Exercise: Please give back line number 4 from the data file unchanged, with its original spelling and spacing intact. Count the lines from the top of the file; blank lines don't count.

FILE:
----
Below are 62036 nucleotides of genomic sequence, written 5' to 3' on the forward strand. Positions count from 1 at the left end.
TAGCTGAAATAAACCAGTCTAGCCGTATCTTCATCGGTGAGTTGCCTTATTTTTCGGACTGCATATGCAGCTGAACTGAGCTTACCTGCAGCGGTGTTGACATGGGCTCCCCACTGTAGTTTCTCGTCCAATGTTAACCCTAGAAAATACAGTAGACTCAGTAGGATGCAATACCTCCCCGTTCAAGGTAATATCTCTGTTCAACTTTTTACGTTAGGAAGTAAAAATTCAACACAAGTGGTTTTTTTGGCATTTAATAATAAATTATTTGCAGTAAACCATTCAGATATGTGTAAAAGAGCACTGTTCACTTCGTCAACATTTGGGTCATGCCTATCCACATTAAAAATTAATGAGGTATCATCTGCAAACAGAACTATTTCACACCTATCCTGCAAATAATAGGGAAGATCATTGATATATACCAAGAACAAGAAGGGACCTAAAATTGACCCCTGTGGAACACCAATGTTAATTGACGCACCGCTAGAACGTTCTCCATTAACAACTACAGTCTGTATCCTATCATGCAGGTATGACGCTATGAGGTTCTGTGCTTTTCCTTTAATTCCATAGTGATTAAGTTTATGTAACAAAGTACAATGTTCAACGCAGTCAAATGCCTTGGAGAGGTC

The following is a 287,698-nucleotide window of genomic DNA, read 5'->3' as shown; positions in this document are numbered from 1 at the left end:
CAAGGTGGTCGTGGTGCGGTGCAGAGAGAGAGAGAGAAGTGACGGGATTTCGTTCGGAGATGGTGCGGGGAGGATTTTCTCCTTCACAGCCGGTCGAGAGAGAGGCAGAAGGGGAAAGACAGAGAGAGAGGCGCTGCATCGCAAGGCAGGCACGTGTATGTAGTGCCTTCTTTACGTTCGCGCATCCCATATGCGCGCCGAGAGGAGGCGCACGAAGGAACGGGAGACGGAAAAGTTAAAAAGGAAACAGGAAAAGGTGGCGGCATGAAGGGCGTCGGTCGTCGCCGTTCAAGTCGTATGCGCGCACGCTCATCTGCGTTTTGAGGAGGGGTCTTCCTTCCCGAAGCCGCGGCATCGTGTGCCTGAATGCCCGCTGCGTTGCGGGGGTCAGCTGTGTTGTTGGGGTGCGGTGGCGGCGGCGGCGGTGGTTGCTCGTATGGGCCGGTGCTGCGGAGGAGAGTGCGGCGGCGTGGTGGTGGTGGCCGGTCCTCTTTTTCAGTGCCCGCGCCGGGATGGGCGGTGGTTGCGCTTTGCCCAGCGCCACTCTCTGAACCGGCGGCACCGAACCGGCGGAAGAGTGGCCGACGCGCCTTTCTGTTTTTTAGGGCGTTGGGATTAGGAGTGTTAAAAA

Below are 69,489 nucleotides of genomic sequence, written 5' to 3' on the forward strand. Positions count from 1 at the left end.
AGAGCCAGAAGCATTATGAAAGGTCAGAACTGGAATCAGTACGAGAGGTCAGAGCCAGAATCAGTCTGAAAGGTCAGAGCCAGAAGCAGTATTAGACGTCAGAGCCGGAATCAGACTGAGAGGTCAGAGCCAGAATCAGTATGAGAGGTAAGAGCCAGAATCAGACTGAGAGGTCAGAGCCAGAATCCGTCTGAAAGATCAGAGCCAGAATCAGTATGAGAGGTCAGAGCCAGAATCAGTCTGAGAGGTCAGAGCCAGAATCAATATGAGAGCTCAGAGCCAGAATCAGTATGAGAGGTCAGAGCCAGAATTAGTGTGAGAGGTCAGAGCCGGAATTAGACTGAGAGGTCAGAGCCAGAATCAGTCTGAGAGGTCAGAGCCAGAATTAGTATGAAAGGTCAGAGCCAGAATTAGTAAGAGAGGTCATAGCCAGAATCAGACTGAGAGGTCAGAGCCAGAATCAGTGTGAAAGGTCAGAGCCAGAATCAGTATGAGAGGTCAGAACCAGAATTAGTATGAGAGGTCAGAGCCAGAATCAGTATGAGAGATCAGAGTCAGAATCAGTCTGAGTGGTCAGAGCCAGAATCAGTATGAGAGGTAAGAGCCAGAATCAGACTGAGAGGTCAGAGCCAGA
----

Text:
CAAGGTGGTCGTGGTGCGGTGCAGAGAGAGAGAGAGAAGTGACGGGATTTCGTTCGGAGATGGTGCGGGGAGGATTTTCTCCTTCACAGCCGGTCGAGAGAGAGGCAGAAGGGGAAAGACAGAGAGAGAGGCGCTGCATCGCAAGGCAGGCACGTGTATGTAGTGCCTTCTTTACGTTCGCGCATCCCATATGCGCGCCGAGAGGAGGCGCACGAAGGAACGGGAGACGGAAAAGTTAAAAAGGAAACAGGAAAAGGTGGCGGCATGAAGGGCGTCGGTCGTCGCCGTTCAAGTCGTATGCGCGCACGCTCATCTGCGTTTTGAGGAGGGGTCTTCCTTCCCGAAGCCGCGGCATCGTGTGCCTGAATGCCCGCTGCGTTGCGGGGGTCAGCTGTGTTGTTGGGGTGCGGTGGCGGCGGCGGCGGTGGTTGCTCGTATGGGCCGGTGCTGCGGAGGAGAGTGCGGCGGCGTGGTGGTGGTGGCCGGTCCTCTTTTTCAGTGCCCGCGCCGGGATGGGCGGTGGTTGCGCTTTGCCCAGCGCCACTCTCTGAACCGGCGGCACCGAACCGGCGGAAGAGTGGCCGACGCGCCTTTCTGTTTTTTAGGGCGTTGGGATTAGGAGTGTTAAAAA